Dr. Kathleen Fine-Dare
Professor Emerita of Anthropology and Gender & Women’s Studies, Tribal Liaison and Chair, FLC NAGPRA Committee Co-Director, NAGPRA grant P17AP00302, 2017-2019
- Ethnographic Methods and Theory
- The Inca and Other South American Civilizations
- Culture, Gender, Sexuality, and Race
- Addressing Intimate Violence through Indigenous Feminist Thought
- Histories of Amateur and Academic Anthropology and Archaeology
- Museums and Global Heritage Studies
- Native American Cultural Rights, NAGPRA, and Repatriation
- Indigeneity, Urban Festivals, and Identity in South America
- Anthropology of Spirituality and Materiality (e.g., Power of Masks)
- Ph.D., Anthropology, University of Illinois, Urbana-Champaign
- M.A., Anthropology, University of Illinois, Urbana-Champaign
- B.A., Anthropology, DePauw University
About Dr. Kathleen Fine-Dare
Kathleen Fine-Dare is professor emeritus of Anthropology and Gender and Women’s Studies. She joined the college in 1983 and retired in 2018. She continues to serve the college as Chair of the President's NAGPRA Committee and as Tribal Liaison.
Dr. Fine-Dare conducts anthropological field research in Quito, Ecuador, and taught as a visiting professor in the master’s program in anthropology and culture at Salesian Polytechnic University. In addition, she has done field work in Peru, China and Bolivia. Dr. Fine-Dare has been an invited lecturer at Salesian Polytechnic University, Johns Hopkins University, George Mason University and Doshisha University in Kyoto, Japan. She was an invited panelist at the Second Congress of Ecuadorian Anthropology (2006) and is a past Fulbright Scholar (2004-05, Ecuador).
Dr. Fine-Dare has received many honors from Fort Lewis College, including the Roger Peters Distinguished Professor Award (2009) and the 2005 Featured Scholar recognition. She is an advisory board member of the Latin American Studies Association, a member of the Fort Lewis College Professional Associates, and sits on the board of directors of the Mesa Verde Museum Association.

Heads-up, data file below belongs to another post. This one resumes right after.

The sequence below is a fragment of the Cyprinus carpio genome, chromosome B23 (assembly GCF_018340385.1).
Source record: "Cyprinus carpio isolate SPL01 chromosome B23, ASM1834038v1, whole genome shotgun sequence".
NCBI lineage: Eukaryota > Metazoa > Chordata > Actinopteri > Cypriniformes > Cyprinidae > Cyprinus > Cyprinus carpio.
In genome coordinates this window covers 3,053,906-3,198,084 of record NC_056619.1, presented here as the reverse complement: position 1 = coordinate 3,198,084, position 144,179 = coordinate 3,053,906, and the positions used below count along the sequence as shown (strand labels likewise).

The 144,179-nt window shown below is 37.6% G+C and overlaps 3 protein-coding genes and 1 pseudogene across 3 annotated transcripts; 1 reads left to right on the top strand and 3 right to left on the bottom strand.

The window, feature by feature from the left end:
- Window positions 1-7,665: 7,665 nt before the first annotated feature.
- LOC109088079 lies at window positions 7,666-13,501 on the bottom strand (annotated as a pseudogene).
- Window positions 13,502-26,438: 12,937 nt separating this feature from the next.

In the news
The anthology The Andean World, co-edited by Professor and Chair of Anthropology Kathleen Fine-Dare, was recently released by as part of the Routledge Worlds series. [12/12/18]
Dr. Fine-Dare was recognized by the Latin American Studies Association with Honorable Mention for the Dolores Cacuango Prize for Best Essay on Ecuadorian research.
Selected presentations and publications
Linda J. Seligmann and Kathleen Fine-Dare, editors (2018), The Andean World.
(2018) "The Long View on #MeToo," Anthropology News (May 10).
(2018): The Claims of Gender: Indigeneity, Sumak Kawsay, and Horizontal Women’s Power in Urban Ecuador under the 2008 Political Constitution, located in Vol. 3 of the collection on Gender in Constitutional Law, edited by Catharine A. MacKinnon.
(2016): Hidden Histories of Indigeneity in Urban Andean Ecuador: Transubstantiation, Ceremony, and Intention in Quito, Anthropological Forum, DOI: 10.1080/00664677.2016.1225568.
Fine-Dare and Dr. Charles Riggs were invited to participate in a National Science Foundation (NSF), project called "Learning NAGPRA: Resources for Teaching and Training," based at Indiana University and part of a broader NSF initiative on "Cultivating Cultures for Ethical STEM."
Fine-Dare presented "The Native American Graves Protection and Repatriation Act (NAGPRA) after 25 years: Accomplishments, challenges, and new conversations," at the The Great Laboratory of Humanity international repatriation conference held May 31-June 2, 2016 at the University of Padova, located in Padua, Italy.
(2014) "The Claims of Gender: Indigeneity, Sumak Kawsay, and Horizontal Women's Power in Urban Ecuador under the 2008 Political Constitution," International Consortium for Social Development.
(2014) "From 'Mestizos' to 'Mashikuna': Global Influences on Discursive, Spatial, and Performed Realizations of Indigeneity in Urban Quito," in "Mestizaje and Globalization: Transformations of Identity and Power," University of Arizona Press.
(2014) To Cover in Order to Discover: A Lecture on Masks and Masking, a lecture given by Dr. Fine-Dare for the Fort Lewis College Professional Associates' Lifelong Learning Series. This lecture closed out a year long exhibit of largely South American masks collected by Dr. Fine-Dare and Emeritus Professor of Political Science, Dr. Byron Dare, displayed in Fort Lewis College's Reed Library.
(2011) "Interpreting an Absence: Esther's Legacy at Mesa Verde National Park," with Bryanna N. Durkee, Journal of the West, 50(3):43-50.
(2009) Border Crossings: Transnational Americanist Anthropology, University of Nebraska Press.
(2003) Review of "Gender in Real Time: Power and Transience in a Visual Age," by Kath Weston, in The Women's Studies International Forum Journal 26(3): 180-81.
(2002) Grave Injustice: The American Indian Repatriation Movement and NAGPRA, University of Nebraska Press.